Thanks But No Thanks: A Brief Tale of Being Propositioned for WLS

By | May 16, 2008

I had a Moment today, at the doctor’s office.

I saw the nurse practitioner that I’ve been seeing since having the flu back in February. I love my actual doctor, but the nurse practitioner is easier to get an appointment with, and has been nothing but polite and wonderful in general. Add to that my existing affinity for nurse practitioners, and I’ve been pleased with working with her overall.

Today, she came back after fetching my prescription, and gently said, “I also wanted to ask, have you ever considered gastric banding? [pause] To help with your weight?”

This was a first for me. I’ve had some horrible fatphobic doctors, who berated and harangued me for being a fatass, but I’d never been propositioned with WLS before. Part of this is likely because on my first visit to my current doctor, I laid it out: I am interested in being as healthy as it is possible for me to be, but I am not interested in weight loss. I also decline to be weighed from now into perpetuity. He was okay with this so long as I promised to note any sudden unexplained changes in my size, and so long as I was open to discussing it if my weight was clearly causing me a health problem (or otherwise potentially related to a health problem). Considering he is, ultimately, a doctor, a group of people that, given my prior experiences, I tend to distrust on a level with my distrust of criminals and psychopaths – I thought it went rather well, and I’ve come to really appreciate his willingness to work with me on this. It probably does not hurt that he is a bit paunchy himself.

The NP, on the other hand, is tall and slender. And we’d never had that fat conversation. To her credit, this topic was not completely out of left field; at the beginning of the appointment she asked me where I’d gotten my dress, and I told her online, that I do most of my shopping online, since my only local options are places like Lane Bryant or Avenue, which can be fine for basics but unreliable for cute sundresses. Also, I honestly believe that her suggestion was an effort to supply the best and most thorough care; it was not accusatory, or even authoritative. It came across as just a question, like she might ask about a prescription, or a symptom.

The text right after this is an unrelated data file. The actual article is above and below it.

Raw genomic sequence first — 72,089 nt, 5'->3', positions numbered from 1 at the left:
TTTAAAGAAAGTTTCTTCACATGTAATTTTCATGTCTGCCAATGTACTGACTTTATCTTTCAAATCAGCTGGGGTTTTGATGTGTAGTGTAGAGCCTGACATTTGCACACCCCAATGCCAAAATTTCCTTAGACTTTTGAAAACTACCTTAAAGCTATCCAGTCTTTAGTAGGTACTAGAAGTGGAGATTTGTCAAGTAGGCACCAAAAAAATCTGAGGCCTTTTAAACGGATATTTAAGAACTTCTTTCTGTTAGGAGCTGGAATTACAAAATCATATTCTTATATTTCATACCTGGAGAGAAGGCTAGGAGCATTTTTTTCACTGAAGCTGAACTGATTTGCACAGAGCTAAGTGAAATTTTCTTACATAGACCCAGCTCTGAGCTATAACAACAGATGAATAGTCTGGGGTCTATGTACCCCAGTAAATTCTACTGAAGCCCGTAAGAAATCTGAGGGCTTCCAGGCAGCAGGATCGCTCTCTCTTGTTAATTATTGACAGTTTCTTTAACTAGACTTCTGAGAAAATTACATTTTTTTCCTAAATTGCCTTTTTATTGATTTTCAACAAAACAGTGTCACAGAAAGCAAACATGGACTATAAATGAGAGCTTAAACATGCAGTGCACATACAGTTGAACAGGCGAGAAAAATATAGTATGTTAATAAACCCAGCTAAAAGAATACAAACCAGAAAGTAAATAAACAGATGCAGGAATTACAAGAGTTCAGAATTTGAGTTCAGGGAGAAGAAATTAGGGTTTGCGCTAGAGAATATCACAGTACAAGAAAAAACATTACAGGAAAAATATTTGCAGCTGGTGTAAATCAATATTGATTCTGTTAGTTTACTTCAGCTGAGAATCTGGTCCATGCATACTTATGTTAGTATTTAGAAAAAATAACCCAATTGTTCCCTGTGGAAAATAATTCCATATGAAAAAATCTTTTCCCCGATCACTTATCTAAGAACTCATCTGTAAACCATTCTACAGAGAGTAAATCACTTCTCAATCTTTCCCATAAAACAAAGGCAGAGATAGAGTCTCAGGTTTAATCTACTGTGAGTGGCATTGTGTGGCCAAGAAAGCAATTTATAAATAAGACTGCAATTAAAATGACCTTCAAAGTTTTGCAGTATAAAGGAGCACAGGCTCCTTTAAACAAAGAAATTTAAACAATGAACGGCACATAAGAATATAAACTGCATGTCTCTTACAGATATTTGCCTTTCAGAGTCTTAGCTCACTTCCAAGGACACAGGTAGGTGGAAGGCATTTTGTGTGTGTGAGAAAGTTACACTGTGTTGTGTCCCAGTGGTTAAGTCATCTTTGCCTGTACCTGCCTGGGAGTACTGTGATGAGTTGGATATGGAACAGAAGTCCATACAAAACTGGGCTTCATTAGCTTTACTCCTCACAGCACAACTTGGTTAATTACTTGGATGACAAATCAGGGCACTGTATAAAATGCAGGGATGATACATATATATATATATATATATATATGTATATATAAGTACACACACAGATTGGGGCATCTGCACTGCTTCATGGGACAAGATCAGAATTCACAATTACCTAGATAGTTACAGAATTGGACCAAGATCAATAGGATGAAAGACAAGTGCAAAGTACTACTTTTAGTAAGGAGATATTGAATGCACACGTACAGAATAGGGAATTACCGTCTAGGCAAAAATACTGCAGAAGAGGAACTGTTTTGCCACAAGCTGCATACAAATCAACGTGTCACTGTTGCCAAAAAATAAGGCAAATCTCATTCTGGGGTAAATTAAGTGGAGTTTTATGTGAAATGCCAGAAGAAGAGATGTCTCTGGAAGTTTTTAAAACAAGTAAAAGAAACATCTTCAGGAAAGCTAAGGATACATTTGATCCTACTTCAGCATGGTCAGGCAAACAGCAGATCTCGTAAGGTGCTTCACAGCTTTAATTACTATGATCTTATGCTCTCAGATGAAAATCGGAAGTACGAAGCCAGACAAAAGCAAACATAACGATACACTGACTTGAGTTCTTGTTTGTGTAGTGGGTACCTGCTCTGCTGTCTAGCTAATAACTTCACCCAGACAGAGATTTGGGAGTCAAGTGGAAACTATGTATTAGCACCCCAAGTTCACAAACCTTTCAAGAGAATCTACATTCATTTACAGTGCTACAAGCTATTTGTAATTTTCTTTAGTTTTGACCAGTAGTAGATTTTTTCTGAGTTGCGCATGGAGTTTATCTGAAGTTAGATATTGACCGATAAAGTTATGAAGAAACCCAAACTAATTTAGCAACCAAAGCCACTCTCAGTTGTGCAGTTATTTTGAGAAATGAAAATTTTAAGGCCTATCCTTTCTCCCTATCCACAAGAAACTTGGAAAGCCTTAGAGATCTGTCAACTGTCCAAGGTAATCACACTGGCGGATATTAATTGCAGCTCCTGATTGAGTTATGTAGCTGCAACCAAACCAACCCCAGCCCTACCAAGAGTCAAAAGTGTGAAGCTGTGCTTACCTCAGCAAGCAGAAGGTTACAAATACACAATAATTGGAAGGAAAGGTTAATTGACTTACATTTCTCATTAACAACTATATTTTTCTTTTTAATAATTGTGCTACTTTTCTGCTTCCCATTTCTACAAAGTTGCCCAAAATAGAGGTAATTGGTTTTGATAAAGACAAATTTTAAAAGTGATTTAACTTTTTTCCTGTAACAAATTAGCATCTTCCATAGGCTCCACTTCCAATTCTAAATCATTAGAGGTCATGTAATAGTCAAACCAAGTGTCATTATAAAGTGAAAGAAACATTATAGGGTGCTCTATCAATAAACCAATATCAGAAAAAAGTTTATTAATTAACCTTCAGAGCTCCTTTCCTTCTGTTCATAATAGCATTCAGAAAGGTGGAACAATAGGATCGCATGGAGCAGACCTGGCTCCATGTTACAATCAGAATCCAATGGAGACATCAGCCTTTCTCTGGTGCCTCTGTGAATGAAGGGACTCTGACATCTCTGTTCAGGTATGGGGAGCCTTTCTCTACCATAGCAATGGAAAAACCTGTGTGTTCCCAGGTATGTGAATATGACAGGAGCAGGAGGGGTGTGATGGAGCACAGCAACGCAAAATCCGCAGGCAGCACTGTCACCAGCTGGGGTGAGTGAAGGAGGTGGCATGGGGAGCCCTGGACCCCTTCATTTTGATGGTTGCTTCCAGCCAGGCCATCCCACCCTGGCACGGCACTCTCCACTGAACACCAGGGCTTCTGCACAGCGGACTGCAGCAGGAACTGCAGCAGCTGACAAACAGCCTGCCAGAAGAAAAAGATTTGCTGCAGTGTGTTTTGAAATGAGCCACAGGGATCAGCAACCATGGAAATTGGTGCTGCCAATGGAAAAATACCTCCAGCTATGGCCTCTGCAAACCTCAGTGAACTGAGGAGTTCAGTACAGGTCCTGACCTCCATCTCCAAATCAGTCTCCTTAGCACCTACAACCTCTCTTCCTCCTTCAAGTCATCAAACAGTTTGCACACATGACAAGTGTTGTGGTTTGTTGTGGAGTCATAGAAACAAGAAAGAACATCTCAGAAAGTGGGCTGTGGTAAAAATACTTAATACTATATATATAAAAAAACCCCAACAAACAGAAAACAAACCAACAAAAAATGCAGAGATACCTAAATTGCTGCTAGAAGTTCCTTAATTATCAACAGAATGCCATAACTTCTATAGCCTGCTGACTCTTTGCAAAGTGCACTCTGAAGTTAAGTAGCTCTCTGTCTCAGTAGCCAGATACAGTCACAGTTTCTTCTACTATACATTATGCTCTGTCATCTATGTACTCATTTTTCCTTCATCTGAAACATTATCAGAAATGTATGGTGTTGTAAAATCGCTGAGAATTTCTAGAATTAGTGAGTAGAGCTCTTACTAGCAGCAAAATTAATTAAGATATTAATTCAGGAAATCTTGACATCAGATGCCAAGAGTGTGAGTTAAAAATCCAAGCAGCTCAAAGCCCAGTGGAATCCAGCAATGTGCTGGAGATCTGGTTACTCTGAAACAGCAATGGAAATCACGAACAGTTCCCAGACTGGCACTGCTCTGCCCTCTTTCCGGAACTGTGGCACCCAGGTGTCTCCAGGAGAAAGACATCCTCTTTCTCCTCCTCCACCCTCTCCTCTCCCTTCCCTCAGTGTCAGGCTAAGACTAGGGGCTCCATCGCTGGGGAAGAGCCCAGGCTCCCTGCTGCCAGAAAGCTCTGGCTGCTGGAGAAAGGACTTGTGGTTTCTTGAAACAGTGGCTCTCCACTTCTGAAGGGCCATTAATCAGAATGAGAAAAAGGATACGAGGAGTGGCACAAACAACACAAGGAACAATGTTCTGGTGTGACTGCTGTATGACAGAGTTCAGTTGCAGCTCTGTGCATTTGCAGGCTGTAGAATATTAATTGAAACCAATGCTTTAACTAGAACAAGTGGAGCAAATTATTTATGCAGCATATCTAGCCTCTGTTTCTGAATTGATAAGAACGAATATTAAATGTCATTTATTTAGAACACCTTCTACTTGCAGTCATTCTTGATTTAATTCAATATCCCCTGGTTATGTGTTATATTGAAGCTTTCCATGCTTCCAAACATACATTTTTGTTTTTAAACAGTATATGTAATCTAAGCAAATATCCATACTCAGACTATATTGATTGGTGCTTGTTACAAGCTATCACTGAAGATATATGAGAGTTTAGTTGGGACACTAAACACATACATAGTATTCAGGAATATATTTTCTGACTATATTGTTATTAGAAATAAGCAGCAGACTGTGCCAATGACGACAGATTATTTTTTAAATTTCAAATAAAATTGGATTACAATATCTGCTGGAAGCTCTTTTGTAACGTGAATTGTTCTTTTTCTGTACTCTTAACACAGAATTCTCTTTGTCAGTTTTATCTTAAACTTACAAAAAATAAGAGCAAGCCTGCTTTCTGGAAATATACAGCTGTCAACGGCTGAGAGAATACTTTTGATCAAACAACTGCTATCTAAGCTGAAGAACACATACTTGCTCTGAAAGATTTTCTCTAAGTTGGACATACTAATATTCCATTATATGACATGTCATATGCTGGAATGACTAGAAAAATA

After she asked it, for a split second I froze. Then I laughed. I looked down and laughed. And I took a deep breath, and I explained that I am a fat acceptance activist, and have been involved in this movement for over a decade. And I briefly explained my childhood-through-adolescence history of disordered eating and weight cycling. And that I appreciate her concern, and I understand where it comes from, but I am truly comfortable with my size and my body as it is. Finally, I stated that I am completely and utterly and unquestionably opposed to any kind of weight loss surgery.*

And the NP said that was fine, she just wanted to ask because some folks are curious and are unwilling to bring it up themselves.

And this was the unexpected part.

She thanked me. She thanked me for responding in a thoughtful and sensitive manner, and not tripping out. I acknowledged that her suggestion was obviously well-intentioned, and I took that into account. She said she absolutely believed that yes, prejudice against fat people (well, she said “overweight people”) exists (hey there, basic validation!). Of course, it wasn’t all perfect sunshine and roses. We had a bit of a conversation on the subject. The old bugaboo of “but there may be things you can’t do” came up. Which is kinda true, if we’re talking about skydiving, or riding tiny horses. But there will always be things I can’t do. No matter what size I am. And this is my size.

More than anything else, this was a Moment for me not just because of the NP’s reaction, but because I’d suddenly landed in a space that could have inspired emotional terror and I was, instead, simply true to myself. I did not panic. I did not cry. I literally took a deep breath, assembled my thoughts, and announced my position on the matter calmly, and personably, and respectfully, and most of all firmly.

And magnificently, it was not awkward or weird or upsetting. It was exhilarating. I felt great. The NP wasn’t put out and I wasn’t wracked with guilt over admonishing a well-intentioned person. I can be reasonably assured that the subject will never come up again. My fat body remains intact and defended and much beloved by me, as it should be.

It’s a small thing, but it made for a sweet day.

* This is not a slam against people who have WLS – I know many who have and I love them no less for the decisions they make regarding their own autonomous bodies. However, I am opposed to the procedure conceptually, and opposed to ever having it myself.

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